I was arrested at least sixty times last week. I got the works—Tasered, struck with a PR-24, peppersprayed, cuffed, stuffed, and booked. And I loved every minute of it. You see, our eight-year-old grandson came to stay with us for a week during his summer vacation and he had a million questions about my former career in law enforcement. Then came the role playing…lots of role playing. Day after day of it.
The questions started when he came into my office and saw several commendations, awards, photos, and certificates hanging on the walls around my desk. He wanted to know what a medal of valor was and what I’d done to earn awards for lifesaving. He seemed genuinely impressed that his grandfather was once an expert marksman and had even taught firearms training at the police academy.
His little fingers traced the edges of an old desk plate bearing my name, the rank of investigator, and the seal of the DEA. His big brown eyes lit up when he saw my defensive tactics master instructor certificate (he wanted to know if I had ever been a real-life Ninja). And he giggled when he saw a few old photos of me in uniform, with a full head of hair, and without the doughnut-around-the-waist syndrome. His attention lingered on the martial arts aspect of police training. He was fascinated with the fact that most police defensive tactics techniques are based on the martial arts.
We pulled out boxes of old police stuff that I’d forgotten I had. Things like old police hats and jackets, newspaper articles, and pictures. After an hour or so of digging through tons of memorabilia and listening to the accompanying stories, my grandson was ready to play cops and robbers. But he wanted to do it police academy style. He wanted to experience the real thing, from the radio call to handcuffing the crook.
What he said next was a real eye-opener for me. He said he wanted to learn how to hit people on the head with a baton (he called it a bat), beat them up, and then shoot and kill bad guys. Like real cops do in the real world.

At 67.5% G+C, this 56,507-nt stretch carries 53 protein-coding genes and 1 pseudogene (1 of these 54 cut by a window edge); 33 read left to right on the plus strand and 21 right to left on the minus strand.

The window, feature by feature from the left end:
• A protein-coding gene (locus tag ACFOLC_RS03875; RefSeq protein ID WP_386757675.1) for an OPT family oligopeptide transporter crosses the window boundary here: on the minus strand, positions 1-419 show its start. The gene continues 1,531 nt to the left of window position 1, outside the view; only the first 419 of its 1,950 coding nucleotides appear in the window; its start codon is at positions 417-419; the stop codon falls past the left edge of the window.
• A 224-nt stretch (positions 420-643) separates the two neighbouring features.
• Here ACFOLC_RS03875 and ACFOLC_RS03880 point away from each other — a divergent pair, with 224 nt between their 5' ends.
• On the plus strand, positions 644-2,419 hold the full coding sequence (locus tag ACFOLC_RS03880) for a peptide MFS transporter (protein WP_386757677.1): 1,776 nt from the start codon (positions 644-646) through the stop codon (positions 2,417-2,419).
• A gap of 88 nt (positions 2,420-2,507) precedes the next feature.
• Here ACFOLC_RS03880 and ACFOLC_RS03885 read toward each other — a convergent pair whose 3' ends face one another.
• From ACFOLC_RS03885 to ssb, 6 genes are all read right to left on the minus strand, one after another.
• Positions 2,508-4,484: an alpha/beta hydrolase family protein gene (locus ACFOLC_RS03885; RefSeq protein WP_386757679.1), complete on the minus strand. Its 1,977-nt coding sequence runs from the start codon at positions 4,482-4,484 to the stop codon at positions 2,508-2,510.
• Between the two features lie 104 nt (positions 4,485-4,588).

I promptly told him that police officers don’t do things like that, but his expression quickly let me know that he doubted what I was telling him. Our conversation then went something like this:
Me: “Why do you think police officers do things like that?”
Grandson: “Because that’s what they do on TV and on video games, and it’s way cool!”
Me: “It’s not way cool to hurt people.”
Grandson: “Uh huh! It’s cool when they bash their brains out and blood goes everywhere. And they kill the bad guys with machine guns and bombs and sticks and shotguns.”
Me: “I think we need to have a long talk. Have a seat.”
And that’s exactly what we did. We had a long talk and I explained that a police officer’s job is to help people, not hurt them. But I also explained why it’s necessary to sometimes use force when bad guys are trying to hurt other people.
My grandson then wanted to know about police weapons and how they’re used to help people. Well, I don’t have an arsenal lying around the house so I did the next best thing, killing two birds with one stone. His second favorite thing (next to playing police) is to make things, preferably out of wood. So I took him out to the garage where we pulled out a few tools—saws, hammers, sandpaper, glue, and paint, and we went to work making some basic police equipment. I figured that by fashioning the items from scratch he’d have a better understanding of the finished products. We made a few crude items—a pistol, a can of pepperspray, a PR-24 (side-handle baton), and a Taser.
With those freshly-made tools in hand, along with a pair of real handcuffs, two radios, and my old Maglite, I went to work showing my grandson how and when each of the tools are safely used by police officers.
I explained Use of Force and each of the levels. He learned gun safety. We role played. We talked on walkie-talkies. He arrested me or let me go depending upon the situation.
He conducted traffic stops. He raided my office countless times. He saved innocent victims, and he hauled the bad guy (me) to jail.
In short, my grandson went through a mini police academy, and graduated with flying colors. He also expressed an understanding of just how wrong TV can portray police officers.
Me, I had a wonderful time playing cops and robbers. Better yet, my grandson and I became closer than we’d ever been. I’m already counting the days until next summer. I wonder how long it would take me to build a police car out of wood?
Shoot low boys, they might be riding Shetland ponies.”
– Lewis Grizzard